Tags: Facebook, Facebook Business Page, Gerhard Gschwandtner, Google Analytics, Hootsuite, HubSpot, Klout, Pinterest, Rebecca Corliss, Selling Power, Topsy, TweetDeck, Twitter, Twitter Counter
Today's guest blog post is by Paul Alves, chief executive officer and cofounder of AG Salesworks.
When I was a rookie sales guy, I didn't put much stock in creating a business plan. My motto was, "Give me a list and a phone, and I'll make it happen." Guess what? It worked; I did make it happen. But what I learned several years later is that I could have made more happen with less work, if I had only taken the time to plan.
As a salesperson, you are running your own business. Your support can range from no support at all to a finely tuned marketing machine. Either way, it is up to you to succeed. Failure is not an option.
Every successful campaign starts with a plan, which should have two major areas of focus: database development and a proactive, outbound teleprospecting/email plan.
Build Your Database
The first step is to create a quality database. Think quality over quantity. While it is tempting to create as large a data base as possible in hopes that just the sheer numbers will produce prospects, this is only true to an extent. Yes, you need lots of prospects, but if they are not a great fit, they will only dilute your focus on the best opportunities.
Scrub Your Database
As you work through the process of building and scrubbing your database, think about whether or not your prospects look like your ideal customer. Do they look like the last several closed deals? Build a database in your CRM consisting of quality prospects that you know are a fit for your products or services, and be diligent about scrubbing and adding to it every day. This is the pool from which you will find prospects to fuel your pipeline.
Develop a Teleprospecting/Email Strategy
Now you are ready to create a well-planned, consistent, proactive, outbound teleprospecting/email plan to ensure success.
Think of your prospects as a network of professionals who you can help. Reach out to them with a phone call, and if you don't catch them directly, leave a voicemail followed up by an email introducing yourself and your company. Explain to them why you believe they should take a few minutes to speak with you. You might try a message like this:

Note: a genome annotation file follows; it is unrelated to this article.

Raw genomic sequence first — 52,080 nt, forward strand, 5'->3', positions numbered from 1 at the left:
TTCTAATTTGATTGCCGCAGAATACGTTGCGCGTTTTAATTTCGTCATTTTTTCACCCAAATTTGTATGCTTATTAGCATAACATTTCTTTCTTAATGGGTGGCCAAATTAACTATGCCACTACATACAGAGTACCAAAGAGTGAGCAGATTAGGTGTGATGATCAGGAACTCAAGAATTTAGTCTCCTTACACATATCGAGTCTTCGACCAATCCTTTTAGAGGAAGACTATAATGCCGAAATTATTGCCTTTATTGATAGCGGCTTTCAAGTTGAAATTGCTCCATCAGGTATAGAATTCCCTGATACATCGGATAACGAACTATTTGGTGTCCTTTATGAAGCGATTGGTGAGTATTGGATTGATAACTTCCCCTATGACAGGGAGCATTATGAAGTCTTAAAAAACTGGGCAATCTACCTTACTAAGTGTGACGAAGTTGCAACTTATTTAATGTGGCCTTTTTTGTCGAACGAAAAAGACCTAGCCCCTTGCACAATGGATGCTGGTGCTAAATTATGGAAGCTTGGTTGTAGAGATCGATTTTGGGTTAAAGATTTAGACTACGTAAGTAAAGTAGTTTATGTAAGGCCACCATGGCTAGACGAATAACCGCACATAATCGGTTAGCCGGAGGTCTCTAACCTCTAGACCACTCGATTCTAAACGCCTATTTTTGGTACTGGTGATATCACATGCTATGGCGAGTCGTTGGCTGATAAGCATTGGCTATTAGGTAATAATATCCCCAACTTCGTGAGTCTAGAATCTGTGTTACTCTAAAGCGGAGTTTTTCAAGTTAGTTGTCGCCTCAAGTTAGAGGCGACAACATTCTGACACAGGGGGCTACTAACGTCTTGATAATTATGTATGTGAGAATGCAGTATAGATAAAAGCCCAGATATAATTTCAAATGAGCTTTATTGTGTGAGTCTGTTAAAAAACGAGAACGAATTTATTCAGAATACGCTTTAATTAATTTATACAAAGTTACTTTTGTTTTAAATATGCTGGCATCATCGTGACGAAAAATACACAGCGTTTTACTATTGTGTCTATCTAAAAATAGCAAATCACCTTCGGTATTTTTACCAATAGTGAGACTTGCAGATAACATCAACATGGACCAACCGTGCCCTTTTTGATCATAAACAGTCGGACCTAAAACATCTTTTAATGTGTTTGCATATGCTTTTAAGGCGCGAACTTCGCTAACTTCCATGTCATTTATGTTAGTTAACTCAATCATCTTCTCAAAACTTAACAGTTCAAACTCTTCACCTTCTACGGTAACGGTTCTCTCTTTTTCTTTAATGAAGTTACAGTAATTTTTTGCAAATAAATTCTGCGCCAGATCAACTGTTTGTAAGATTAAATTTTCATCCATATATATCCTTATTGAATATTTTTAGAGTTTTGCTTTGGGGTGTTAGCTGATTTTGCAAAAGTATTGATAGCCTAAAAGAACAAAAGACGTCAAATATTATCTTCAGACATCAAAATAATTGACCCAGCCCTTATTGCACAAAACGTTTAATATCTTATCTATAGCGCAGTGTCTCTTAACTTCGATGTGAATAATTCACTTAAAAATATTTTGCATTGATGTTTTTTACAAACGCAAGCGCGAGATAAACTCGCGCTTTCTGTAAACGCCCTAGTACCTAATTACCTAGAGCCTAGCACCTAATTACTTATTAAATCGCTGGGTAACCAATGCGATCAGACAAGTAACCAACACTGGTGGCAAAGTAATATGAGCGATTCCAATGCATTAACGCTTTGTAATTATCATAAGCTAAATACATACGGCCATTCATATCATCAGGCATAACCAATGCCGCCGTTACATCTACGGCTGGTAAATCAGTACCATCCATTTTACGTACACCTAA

Take the time to research your prospect's business online prior to reaching out. Leverage social-media information that you can find on LinkedIn, Twitter, or Facebook. When you call, be brief, and provide specific examples as to how you have helped similar companies. Give them a compelling reason to speak with you, not a fluffy marketing pitch. These people get calls every day, and if you don't sound like a peer who can add value, they will not take the time to speak with you. You have to stand out, and if you don't, then you're just white noise like all the rest.
If you have a marketing team to help you, use it. Collaborate with marketing staff; let them know what messages resonate and which ones fall on deaf ears. Always fine-tune your message for each industry segment and job function. Don't use one boilerplate message on every call. Customize, individualize, and optimize your calls. Engage interested prospects, and remove those who are not ready to buy, but always keep in mind that it is your job to add value on every call. Don't be afraid to drop prospects into the nurturing bucket and let an automated marketing process take care of them.
Build your database, reach out to your prospect universe consistently with a value add message, set a goal to complete an x-amount of quality conversations per day as appropriate for your business, and hit that conversation goal every day. Executing on your plan will turn your target rich pipeline into dollars.
Today's blog post is by Christopher Cabrera, CEO of Xactly Corporation, the industry leader in sales compensation automation.
The French information-technology company Atos recently announced that it will give up email over the next 18 months. Instead, all 74,000 employees will use instant messaging and a Facebook-like interface for internal communication. Atos CEO Thierry Breton said 90 percent of the emails employees receive are not useful, and 18 percent is spam. Breton has not sent an email in three years. (Source: WSJ)
Here's how I think Atos stands to benefit from its email ban:
Is Email Dead, As Some Pundits Have Predicted?
This remarkable departure from email reflects a radical shift in the corporate culture and illustrates how social technology transforms workplace communication. Point-to-point email communication seems to get displaced by social information streams that everybody in the company can join to collaborate, comment, challenge, and vote on. I am reminded of the free flow of information in an ancient Greek forum, where every citizen contributed to the ongoing dialogue aimed at improving the state.
Today, autocratic leadership is taking a backseat to community ownership. Our Chatter and Jive culture allows employees to contribute to the corporate information streams in real time. These live conversations instantly reflect and shape what's taking place in a company. They empower every employee to feel he or she has a meaningful stake in the company. Everyone contributes to the welfare of customers and the company.
Technology motivates people to truly participate in the progression of their culture and company. It's also important to note that the boundaries of the workplace have shifted. Work is no longer a place we go to. Work is what happens in the Cloud. We need only a browser to connect to people around the globe 24/7.
Inspiration and Compensation in a Time of Transformation